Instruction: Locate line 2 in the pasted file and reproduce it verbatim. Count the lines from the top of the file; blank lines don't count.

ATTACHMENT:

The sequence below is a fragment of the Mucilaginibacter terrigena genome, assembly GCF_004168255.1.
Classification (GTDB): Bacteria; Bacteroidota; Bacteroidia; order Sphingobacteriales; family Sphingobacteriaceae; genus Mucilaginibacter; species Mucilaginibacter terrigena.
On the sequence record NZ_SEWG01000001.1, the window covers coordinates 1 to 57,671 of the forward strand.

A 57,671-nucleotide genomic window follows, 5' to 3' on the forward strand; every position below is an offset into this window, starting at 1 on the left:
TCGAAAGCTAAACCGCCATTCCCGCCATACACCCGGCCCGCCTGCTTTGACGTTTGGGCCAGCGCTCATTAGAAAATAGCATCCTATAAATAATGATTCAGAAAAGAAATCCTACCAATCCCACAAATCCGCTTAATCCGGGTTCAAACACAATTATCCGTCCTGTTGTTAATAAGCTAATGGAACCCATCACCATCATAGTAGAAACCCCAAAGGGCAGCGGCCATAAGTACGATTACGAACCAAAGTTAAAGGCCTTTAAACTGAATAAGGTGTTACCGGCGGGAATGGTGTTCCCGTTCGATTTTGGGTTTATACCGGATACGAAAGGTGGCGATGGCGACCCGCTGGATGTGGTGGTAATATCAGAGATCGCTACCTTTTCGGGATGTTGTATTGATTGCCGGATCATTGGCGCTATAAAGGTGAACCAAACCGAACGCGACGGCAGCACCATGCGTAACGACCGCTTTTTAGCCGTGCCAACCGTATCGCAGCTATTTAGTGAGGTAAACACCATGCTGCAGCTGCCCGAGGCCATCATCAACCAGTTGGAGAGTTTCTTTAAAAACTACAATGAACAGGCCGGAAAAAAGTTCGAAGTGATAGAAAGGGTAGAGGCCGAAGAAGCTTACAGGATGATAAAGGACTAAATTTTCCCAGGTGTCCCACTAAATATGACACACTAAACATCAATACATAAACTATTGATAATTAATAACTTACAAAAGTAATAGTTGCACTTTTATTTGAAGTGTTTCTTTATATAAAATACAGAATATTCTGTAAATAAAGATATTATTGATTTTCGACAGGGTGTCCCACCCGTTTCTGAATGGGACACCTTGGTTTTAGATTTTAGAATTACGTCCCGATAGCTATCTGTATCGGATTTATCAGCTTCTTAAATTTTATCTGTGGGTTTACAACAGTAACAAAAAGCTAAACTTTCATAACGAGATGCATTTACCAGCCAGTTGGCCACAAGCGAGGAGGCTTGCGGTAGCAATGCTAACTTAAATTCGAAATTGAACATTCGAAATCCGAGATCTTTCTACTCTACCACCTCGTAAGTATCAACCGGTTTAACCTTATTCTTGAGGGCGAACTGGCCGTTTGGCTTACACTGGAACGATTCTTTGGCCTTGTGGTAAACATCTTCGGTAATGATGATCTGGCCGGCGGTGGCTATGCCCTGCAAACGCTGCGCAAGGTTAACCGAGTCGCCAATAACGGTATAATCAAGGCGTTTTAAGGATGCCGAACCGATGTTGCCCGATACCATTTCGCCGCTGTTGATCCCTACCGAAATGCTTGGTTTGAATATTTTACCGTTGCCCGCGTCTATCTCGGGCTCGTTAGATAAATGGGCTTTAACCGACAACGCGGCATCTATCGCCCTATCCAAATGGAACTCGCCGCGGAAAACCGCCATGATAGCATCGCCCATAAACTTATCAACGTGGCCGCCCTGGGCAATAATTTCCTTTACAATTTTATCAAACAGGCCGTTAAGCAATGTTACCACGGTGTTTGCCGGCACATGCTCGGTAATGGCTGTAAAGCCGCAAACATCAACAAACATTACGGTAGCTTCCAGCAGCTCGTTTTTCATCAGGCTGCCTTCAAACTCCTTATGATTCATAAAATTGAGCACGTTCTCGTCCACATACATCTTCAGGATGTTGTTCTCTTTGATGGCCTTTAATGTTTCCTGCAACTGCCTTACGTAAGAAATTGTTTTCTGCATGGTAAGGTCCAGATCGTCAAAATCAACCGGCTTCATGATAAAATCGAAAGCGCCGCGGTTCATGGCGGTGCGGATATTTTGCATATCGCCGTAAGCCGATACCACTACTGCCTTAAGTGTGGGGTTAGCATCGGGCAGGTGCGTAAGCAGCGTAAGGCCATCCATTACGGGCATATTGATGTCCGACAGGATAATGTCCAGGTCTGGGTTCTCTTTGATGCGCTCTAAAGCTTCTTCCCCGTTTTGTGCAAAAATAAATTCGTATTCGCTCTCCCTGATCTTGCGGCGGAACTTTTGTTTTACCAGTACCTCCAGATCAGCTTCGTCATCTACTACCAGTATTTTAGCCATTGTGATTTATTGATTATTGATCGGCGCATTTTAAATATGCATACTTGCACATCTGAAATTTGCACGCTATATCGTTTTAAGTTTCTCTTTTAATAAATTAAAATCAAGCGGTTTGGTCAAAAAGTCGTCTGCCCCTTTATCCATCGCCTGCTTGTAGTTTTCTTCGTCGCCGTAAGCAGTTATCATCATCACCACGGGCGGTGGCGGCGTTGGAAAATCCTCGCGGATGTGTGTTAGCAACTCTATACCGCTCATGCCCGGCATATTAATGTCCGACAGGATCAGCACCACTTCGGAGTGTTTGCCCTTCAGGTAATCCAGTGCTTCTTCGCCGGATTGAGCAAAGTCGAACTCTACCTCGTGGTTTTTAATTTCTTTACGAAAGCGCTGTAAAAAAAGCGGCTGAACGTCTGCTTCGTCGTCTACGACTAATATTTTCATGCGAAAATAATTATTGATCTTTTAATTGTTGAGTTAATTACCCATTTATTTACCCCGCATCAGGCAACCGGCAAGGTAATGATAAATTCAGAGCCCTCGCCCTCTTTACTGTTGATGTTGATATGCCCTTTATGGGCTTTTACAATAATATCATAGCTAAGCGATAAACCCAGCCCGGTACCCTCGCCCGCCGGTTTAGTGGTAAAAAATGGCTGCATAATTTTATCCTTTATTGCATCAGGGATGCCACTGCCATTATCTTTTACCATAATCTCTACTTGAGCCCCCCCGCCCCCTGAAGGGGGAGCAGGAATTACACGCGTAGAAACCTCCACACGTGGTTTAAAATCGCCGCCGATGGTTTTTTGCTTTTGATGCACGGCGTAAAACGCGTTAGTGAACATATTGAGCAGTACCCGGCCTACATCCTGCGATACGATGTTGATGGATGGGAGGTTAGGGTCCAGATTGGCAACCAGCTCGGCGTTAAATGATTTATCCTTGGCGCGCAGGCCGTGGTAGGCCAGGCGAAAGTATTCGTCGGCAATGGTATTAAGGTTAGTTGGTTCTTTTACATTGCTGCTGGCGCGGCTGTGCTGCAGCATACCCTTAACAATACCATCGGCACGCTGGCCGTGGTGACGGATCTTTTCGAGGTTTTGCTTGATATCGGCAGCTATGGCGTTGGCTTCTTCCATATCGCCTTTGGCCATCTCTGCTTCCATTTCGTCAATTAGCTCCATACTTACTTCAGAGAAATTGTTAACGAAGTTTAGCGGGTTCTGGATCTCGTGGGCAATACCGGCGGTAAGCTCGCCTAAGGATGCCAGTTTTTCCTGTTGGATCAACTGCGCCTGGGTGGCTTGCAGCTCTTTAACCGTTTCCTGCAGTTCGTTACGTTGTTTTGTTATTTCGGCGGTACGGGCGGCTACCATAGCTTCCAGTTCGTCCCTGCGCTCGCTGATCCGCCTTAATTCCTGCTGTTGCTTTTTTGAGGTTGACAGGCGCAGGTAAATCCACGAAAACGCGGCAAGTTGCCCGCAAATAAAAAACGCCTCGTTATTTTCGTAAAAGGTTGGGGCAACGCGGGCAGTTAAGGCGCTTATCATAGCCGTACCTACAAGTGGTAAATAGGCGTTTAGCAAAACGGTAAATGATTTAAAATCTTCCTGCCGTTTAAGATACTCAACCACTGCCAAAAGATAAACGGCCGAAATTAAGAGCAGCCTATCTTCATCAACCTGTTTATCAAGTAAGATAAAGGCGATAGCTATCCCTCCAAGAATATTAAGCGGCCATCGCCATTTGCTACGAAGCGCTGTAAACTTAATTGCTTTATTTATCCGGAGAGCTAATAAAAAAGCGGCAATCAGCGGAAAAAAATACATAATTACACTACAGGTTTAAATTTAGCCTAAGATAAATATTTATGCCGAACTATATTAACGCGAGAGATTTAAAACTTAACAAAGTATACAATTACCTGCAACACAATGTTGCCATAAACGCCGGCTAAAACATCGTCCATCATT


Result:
Classification (GTDB): Bacteria; Bacteroidota; Bacteroidia; order Sphingobacteriales; family Sphingobacteriaceae; genus Mucilaginibacter; species Mucilaginibacter terrigena.